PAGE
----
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For Immediate Release:  
For Further Information Contact:
June 10, 2005

Office of The Attorney General
- Peter C. Harvey, Attorney General
Division of Elections
- Ramon de la Cruz, Director


Lee Moore

AG Harvey Announces National Award to N.J. for
Student/Parent Mock Election Effort;Elections Division Played
Key Role in Event that Generated 4 Million Participants

TRENTON – Attorney General Peter C. Harvey and Division of Elections Director Ramon de la Cruz announced today that, by virtue of its exceptional work on behalf of the 2004 National Student/Parent Mock Election, New Jersey has been named to receive the 2004 National Association of State Boards of Education Award for Outstanding Leadership.

Harvey, the State’s Chief Election Official, said New Jersey was cited by the Association for playing a “pivotal role” in the success of the 2004 Mock Election. As National Headquarters for the event, the Division of Elections within the Attorney General’s Office collected and processed Mock Election votes from all 50 states, Washington, D.C., and participating American schools around the world. Altogether, more than 4 million votes were cast.

The National Student/Parent Mock Election is a non-partisan, non-profit event in which 60 national civic, educational and other organizations participate including the National Association of State Boards of Education, the U.S. Chamber of Commerce and the League of Women Voters. The 2004 Mock Election program was funded through the federal Help America Vote Act (HAVA) of 2002.

“It is a privilege for us here in New Jersey to play a lead role in an event as important as the National Student/Parent Mock Election,” said Attorney General Harvey. “What is vital about the Mock Election is its potential to pay future dividends for democracy by generating interest among non-voting-age students today. We are committed to making the electoral process as inclusive, as accessible, and as user-friendly as possible. The earlier we can get young people involved by knowing how the voting process works, and what the issues are, the better.”

Attorney General Harvey noted that the State has been working on many fronts to have as many eligible New Jerseyans as possible registered to vote – and to actually vote on Election Day. These efforts, organized as part of the Attorney General’s “Be Powerful, Be Heard” pro-voting initiative, have included: celebrity Public Service Announcements on radio and television, public forums on such issues as avoiding voter fraud and understanding changes in voting technology, and a spoken word competition with the theme “Power of the Vote.”

“Our Mock Election activities are consistent with these efforts,” said Division of Elections Director de la Cruz, “ because the Mock Election is an excellent means of emphasizing the act of voting, as well as the importance of participation in our democracy.”

De la Cruz explained that the Mock Election motivates millions of students across the United States to become familiar with the candidates for President and for other national offices, to learn about the positions taken by candidates on key public issues, to discuss what they’ve learned, and to cast an informed vote. In 2002, New Jersey led the nation in Mock Election participation with 100,000 students casting ballots, a turnout that resulted in the State being honored by the National Association of State Boards of Education for “Outstanding Contribution to Voter Education.”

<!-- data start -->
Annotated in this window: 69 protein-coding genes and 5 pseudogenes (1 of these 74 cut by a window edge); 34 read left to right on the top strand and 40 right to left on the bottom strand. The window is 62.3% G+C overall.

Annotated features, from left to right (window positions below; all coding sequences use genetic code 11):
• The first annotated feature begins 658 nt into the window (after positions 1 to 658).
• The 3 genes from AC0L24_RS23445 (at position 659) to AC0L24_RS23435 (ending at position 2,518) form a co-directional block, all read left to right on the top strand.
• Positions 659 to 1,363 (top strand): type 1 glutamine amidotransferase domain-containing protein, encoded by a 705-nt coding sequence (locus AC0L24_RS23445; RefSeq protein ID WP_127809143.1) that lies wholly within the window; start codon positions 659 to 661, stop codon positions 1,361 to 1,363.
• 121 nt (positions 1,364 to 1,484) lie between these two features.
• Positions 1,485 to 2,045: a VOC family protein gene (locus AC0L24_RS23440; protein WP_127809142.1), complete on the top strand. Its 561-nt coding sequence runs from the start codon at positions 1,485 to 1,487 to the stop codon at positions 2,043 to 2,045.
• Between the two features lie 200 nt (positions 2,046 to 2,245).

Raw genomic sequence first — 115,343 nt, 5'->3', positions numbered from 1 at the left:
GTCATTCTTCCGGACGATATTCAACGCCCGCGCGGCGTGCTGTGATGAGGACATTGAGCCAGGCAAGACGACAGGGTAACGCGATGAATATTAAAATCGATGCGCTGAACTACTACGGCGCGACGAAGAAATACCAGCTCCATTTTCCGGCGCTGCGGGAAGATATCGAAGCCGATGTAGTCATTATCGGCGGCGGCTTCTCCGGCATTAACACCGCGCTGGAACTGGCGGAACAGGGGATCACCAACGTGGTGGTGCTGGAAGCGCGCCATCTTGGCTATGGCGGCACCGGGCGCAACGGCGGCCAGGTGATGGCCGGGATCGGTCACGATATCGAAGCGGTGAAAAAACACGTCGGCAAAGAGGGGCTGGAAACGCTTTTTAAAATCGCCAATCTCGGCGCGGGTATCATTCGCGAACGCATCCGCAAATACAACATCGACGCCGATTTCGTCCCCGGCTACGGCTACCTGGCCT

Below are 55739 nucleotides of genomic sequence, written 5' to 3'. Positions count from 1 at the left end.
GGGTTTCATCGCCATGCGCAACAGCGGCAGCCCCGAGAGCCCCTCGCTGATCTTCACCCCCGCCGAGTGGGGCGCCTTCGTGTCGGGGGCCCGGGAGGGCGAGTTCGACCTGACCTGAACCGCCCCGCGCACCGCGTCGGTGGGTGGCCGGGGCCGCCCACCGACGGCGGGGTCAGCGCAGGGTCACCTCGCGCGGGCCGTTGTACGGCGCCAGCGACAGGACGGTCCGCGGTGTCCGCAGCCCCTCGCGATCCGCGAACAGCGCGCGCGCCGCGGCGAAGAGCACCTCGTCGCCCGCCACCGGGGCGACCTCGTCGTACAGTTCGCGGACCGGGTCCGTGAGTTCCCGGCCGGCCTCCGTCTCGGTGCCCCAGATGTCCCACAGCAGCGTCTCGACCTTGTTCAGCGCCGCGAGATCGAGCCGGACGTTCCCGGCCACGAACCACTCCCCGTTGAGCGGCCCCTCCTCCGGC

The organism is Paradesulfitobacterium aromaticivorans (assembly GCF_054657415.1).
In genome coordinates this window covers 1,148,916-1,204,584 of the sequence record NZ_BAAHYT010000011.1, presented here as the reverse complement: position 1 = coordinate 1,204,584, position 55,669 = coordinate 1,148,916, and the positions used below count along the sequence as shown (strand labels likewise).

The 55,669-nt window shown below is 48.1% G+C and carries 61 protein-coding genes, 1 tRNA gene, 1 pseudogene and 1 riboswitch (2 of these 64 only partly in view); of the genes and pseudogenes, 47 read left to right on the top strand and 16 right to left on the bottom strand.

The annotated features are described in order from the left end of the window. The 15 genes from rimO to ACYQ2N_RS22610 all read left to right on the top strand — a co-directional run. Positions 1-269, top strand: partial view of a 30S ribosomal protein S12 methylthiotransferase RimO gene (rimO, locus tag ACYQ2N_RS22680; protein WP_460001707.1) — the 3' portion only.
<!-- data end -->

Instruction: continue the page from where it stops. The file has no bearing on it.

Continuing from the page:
“The National Student/Parent Mock Election is, by any measure, one of the nation’s largest and most successful voter education projects,” said de la Cruz. “However, we recognize that generating interest and awareness in the electoral process – particularly among young people -- is an ongoing challenge. Ultimately, elections influence all of our lives, so it is crucial that students learn more about how they work. The Mock Election can help them do that.”

According to de la Cruz, a delegation of educators from Japan spent time in the Trenton public schools during the 2004 Mock Election to learn more about how the program works. At Trenton Central High School, the Japanese educators observed a mock Presidential election, as well as a question-and-answer session devoted to the electoral process. At Washington Elementary School, the Japanese delegation witnessed a mock Presidential debate and election. In addition, students from Gilmore J. Fisher Middle School, Ewing High School, Steinert High School and Notre Dame High School had an opportunity to work in the Division of Elections offices while assisting with mock-election-related tasks.

John Herklotz, Vice-Chairman for the National Student/Parent Mock Election, credited the Division of Elections for effectively handling the task of collecting 2004 Mock Election votes from across the country and overseas via fax, e-mail and phone. In addition, he said, the Division created Mock Election ballots for all states that could be downloaded by educators and used for their individual Mock Election projects. The Division also helped maintain constant communication between Mock Election coordinators and schools nationwide.

“We were delighted by the Division of Elections’ Mock Election project, and we hope to share its methods with educators and public officials throughout the country,” said Herklotz.

In the Mock Election, participating schools and students have the flexibility to include debates, forums, mock press conferences, cable call-in programs, get-out-the-vote campaigns and other efforts among activities leading up to actual voting. Information about the National Student/Parent Mock Election, as well as the State’s various pro-voting initiatives, is available by visiting the Division of Elections Web site .

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